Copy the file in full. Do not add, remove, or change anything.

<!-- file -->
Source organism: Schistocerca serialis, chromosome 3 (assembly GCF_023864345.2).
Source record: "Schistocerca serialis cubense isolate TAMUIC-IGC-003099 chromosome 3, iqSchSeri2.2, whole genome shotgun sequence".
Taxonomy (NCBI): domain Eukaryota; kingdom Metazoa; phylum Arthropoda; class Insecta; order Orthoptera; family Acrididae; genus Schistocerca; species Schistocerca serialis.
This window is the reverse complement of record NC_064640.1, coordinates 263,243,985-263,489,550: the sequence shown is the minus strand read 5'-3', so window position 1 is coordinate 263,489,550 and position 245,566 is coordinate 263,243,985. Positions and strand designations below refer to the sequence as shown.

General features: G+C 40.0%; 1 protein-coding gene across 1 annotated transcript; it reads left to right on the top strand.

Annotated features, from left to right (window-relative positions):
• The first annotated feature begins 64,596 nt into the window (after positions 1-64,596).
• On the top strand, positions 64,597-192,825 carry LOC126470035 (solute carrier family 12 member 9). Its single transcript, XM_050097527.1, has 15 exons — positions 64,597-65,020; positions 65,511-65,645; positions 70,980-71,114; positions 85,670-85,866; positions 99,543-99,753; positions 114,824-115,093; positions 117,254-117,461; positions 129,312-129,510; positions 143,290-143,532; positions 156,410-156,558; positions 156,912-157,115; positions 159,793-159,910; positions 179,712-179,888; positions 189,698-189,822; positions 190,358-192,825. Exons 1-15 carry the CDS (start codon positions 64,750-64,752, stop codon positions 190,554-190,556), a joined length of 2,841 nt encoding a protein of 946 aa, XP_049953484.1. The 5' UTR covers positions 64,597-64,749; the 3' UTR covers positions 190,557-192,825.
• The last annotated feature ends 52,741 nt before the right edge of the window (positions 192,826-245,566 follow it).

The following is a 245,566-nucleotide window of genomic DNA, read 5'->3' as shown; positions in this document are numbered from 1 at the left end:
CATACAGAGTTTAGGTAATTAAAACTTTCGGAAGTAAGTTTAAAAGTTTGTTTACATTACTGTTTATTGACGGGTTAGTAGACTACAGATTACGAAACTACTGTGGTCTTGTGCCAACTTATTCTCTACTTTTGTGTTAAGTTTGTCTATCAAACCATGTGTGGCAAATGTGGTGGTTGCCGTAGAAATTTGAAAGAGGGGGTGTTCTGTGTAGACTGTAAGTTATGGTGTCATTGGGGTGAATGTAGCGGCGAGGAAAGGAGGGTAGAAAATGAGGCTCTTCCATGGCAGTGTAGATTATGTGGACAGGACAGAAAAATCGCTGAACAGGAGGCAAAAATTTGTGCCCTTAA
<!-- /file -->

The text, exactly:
Source organism: Schistocerca serialis, chromosome 3 (assembly GCF_023864345.2).
Source record: "Schistocerca serialis cubense isolate TAMUIC-IGC-003099 chromosome 3, iqSchSeri2.2, whole genome shotgun sequence".
Taxonomy (NCBI): domain Eukaryota; kingdom Metazoa; phylum Arthropoda; class Insecta; order Orthoptera; family Acrididae; genus Schistocerca; species Schistocerca serialis.
This window is the reverse complement of record NC_064640.1, coordinates 263,243,985-263,489,550: the sequence shown is the minus strand read 5'-3', so window position 1 is coordinate 263,489,550 and position 245,566 is coordinate 263,243,985. Positions and strand designations below refer to the sequence as shown.

General features: G+C 40.0%; 1 protein-coding gene across 1 annotated transcript; it reads left to right on the top strand.

Annotated features, from left to right (window-relative positions):
• The first annotated feature begins 64,596 nt into the window (after positions 1-64,596).
• On the top strand, positions 64,597-192,825 carry LOC126470035 (solute carrier family 12 member 9). Its single transcript, XM_050097527.1, has 15 exons — positions 64,597-65,020; positions 65,511-65,645; positions 70,980-71,114; positions 85,670-85,866; positions 99,543-99,753; positions 114,824-115,093; positions 117,254-117,461; positions 129,312-129,510; positions 143,290-143,532; positions 156,410-156,558; positions 156,912-157,115; positions 159,793-159,910; positions 179,712-179,888; positions 189,698-189,822; positions 190,358-192,825. Exons 1-15 carry the CDS (start codon positions 64,750-64,752, stop codon positions 190,554-190,556), a joined length of 2,841 nt encoding a protein of 946 aa, XP_049953484.1. The 5' UTR covers positions 64,597-64,749; the 3' UTR covers positions 190,557-192,825.
• The last annotated feature ends 52,741 nt before the right edge of the window (positions 192,826-245,566 follow it).

The following is a 245,566-nucleotide window of genomic DNA, read 5'->3' as shown; positions in this document are numbered from 1 at the left end:
CATACAGAGTTTAGGTAATTAAAACTTTCGGAAGTAAGTTTAAAAGTTTGTTTACATTACTGTTTATTGACGGGTTAGTAGACTACAGATTACGAAACTACTGTGGTCTTGTGCCAACTTATTCTCTACTTTTGTGTTAAGTTTGTCTATCAAACCATGTGTGGCAAATGTGGTGGTTGCCGTAGAAATTTGAAAGAGGGGGTGTTCTGTGTAGACTGTAAGTTATGGTGTCATTGGGGTGAATGTAGCGGCGAGGAAAGGAGGGTAGAAAATGAGGCTCTTCCATGGCAGTGTAGATTATGTGGACAGGACAGAAAAATCGCTGAACAGGAGGCAAAAATTTGTGCCCTTAA